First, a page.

1. That he must be accused of an offence;
  2. That there must be a compulsion to be a witness; and
  3. Such compulsion should result in his giving evidence against himself.
The Supreme Court laid down that:
  • This protection is available only to an accused person.
  • An accused person cannot be said to have been compelled to be a witness against himself simply because he made a statement while in police custody, without anything more.
  • The mere questioning of an accused person by a police officer, resulting in a voluntary statement, which may ultimately turn out to be incriminatory, is not "compulsion".
  • "To be a witness" means imparting knowledge in respect of relevant facts by an oral statement or a statement in writing, made or given in court or otherwise.
  • To bring the statement in question within the prohibition of Article 20(3), the person accused must have stood in the character of an accused person at the time he made the statement. It is not enough that he should become an accused any time after the statement has been made.
Article 21  Protection of life and personal liberty
No person shall be deprived of his life or personal liberty except according to procedure established by law.
  • It lays that no person shall be deprived of life or personal liberty except “Procedure established by law” which means a procedure which is reasonable fair and just.
  • A person who cannot pay for medical expenses must be given free medical treatment and that, without delay. A person should not be hand-cuffed (after arrest on a criminal charge) except in certain exceptional situations.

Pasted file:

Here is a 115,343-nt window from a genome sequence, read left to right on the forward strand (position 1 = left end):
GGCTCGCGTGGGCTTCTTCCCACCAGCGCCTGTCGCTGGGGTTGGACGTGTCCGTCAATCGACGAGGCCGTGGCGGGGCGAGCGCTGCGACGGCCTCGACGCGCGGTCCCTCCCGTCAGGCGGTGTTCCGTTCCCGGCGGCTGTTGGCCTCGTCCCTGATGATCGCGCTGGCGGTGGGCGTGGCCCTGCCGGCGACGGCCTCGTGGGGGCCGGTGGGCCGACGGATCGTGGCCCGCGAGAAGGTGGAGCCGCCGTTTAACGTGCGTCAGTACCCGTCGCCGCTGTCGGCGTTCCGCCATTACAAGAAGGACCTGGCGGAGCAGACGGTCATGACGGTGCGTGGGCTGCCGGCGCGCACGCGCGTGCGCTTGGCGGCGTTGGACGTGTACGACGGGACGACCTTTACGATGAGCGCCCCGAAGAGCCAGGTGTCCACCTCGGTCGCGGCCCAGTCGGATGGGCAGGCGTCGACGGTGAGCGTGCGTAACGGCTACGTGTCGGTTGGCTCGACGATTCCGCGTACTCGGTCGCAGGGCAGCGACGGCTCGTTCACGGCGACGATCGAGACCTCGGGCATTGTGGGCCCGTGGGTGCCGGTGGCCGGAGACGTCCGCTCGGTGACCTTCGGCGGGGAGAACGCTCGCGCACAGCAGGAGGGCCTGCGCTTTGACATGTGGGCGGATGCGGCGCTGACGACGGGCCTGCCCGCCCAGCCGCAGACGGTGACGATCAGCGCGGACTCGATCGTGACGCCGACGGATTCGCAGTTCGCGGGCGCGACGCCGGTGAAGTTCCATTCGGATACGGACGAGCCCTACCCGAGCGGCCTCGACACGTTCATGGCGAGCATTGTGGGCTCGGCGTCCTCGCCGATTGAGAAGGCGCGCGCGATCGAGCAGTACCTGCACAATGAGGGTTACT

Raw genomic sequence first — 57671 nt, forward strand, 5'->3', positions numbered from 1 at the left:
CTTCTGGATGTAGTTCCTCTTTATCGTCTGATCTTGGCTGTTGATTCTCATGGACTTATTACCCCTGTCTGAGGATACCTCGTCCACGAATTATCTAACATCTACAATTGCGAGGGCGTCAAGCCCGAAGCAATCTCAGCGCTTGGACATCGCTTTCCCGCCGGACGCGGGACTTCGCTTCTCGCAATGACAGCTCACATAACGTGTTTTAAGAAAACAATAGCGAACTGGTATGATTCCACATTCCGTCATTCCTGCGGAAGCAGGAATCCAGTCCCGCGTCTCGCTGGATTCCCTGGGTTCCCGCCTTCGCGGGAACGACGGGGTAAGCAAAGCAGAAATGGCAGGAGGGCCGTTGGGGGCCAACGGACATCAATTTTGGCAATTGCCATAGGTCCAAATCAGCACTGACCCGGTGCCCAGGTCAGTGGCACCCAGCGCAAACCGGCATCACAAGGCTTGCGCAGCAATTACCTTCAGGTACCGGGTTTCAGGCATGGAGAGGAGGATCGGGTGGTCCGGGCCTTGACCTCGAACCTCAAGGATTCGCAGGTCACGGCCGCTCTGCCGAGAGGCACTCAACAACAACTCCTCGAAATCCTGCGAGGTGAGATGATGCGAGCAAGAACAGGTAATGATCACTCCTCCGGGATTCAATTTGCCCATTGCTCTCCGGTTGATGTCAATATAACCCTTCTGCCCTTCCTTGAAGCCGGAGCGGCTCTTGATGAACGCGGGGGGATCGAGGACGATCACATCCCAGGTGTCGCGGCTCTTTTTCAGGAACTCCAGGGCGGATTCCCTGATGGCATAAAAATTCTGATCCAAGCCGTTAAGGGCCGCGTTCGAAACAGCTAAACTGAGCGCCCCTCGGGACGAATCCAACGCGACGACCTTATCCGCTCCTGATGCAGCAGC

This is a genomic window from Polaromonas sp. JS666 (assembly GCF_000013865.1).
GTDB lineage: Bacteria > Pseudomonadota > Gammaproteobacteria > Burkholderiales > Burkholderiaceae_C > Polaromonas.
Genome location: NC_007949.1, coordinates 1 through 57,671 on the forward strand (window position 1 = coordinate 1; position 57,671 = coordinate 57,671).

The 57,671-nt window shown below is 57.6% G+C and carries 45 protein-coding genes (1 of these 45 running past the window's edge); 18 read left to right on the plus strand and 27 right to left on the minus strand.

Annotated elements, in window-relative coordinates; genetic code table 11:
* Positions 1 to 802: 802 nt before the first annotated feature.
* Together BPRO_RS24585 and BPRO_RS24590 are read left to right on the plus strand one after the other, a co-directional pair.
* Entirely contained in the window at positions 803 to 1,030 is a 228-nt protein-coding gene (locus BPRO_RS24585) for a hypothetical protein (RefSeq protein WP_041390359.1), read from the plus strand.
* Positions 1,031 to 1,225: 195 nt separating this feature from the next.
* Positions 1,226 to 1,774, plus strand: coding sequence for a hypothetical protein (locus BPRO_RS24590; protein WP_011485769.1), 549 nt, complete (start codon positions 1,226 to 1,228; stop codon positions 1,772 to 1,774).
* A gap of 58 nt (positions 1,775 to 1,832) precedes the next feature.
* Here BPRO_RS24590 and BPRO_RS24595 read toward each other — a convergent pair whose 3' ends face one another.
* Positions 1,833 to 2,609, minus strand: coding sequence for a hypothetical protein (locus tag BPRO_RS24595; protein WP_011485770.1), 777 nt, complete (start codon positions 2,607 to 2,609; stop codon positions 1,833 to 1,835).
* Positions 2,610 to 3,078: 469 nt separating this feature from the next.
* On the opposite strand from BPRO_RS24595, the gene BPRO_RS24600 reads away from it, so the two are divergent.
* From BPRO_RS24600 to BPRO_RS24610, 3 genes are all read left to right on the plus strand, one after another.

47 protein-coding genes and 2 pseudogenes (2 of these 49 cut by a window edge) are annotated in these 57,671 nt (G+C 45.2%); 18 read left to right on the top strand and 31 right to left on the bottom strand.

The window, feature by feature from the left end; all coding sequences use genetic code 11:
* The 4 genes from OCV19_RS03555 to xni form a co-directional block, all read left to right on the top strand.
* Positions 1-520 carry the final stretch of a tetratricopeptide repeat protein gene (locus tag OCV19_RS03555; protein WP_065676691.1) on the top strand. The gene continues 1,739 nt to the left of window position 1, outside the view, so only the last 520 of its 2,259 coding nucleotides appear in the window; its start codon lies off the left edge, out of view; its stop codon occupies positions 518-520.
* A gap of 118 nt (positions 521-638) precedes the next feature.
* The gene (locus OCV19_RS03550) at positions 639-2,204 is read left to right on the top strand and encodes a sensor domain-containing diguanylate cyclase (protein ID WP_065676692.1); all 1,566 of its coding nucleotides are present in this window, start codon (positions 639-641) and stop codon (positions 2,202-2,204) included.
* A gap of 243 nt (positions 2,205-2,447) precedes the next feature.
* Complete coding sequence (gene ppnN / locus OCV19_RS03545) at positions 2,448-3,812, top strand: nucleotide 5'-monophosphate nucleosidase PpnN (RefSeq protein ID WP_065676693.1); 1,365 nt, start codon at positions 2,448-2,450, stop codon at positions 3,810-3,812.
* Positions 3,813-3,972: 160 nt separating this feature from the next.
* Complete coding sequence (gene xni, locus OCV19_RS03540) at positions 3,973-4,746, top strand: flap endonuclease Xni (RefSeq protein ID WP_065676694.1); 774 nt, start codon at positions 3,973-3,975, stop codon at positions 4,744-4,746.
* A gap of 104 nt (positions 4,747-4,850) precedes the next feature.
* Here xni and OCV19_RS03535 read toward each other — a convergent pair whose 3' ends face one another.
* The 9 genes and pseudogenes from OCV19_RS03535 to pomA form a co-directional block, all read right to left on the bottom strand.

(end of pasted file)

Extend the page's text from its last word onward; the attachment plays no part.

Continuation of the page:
• The impact of constitutional provision (protection of life and personal liberty) lies in the fact, that by being elevated to the pedestal of a fundamental right, the right is placed beyond the reach of ordinary legislation inspired by political motives,
  • Right to life includes the finer graces of human civilisation: -
    1. the right to live with human dignity
    2. right to healthy environment, pollution free water and air, protection against hazardous industries, free education up to 14 years.
    3. Emergency medical aid, privacy, shelter, livelihood, fair trial, free legal aid.
  • Punishment for attempted suicide has been held to be unconstitutional by the Supreme Court on the reasoning that a person cannot be forced to enjoy the right to life to his detriment.
Personal liberty
  • The expression `personal liberty` has been understood in a wide sense. The Supreme Court pointed out that it “does not mean only liberty of the person but it means liberty or the rights attached to the person  (jus personam)
Death Penalty
  • In Bachan Singh Vs State of Punjab, the Supreme Court laid that death penalty as an alternate remedy for murde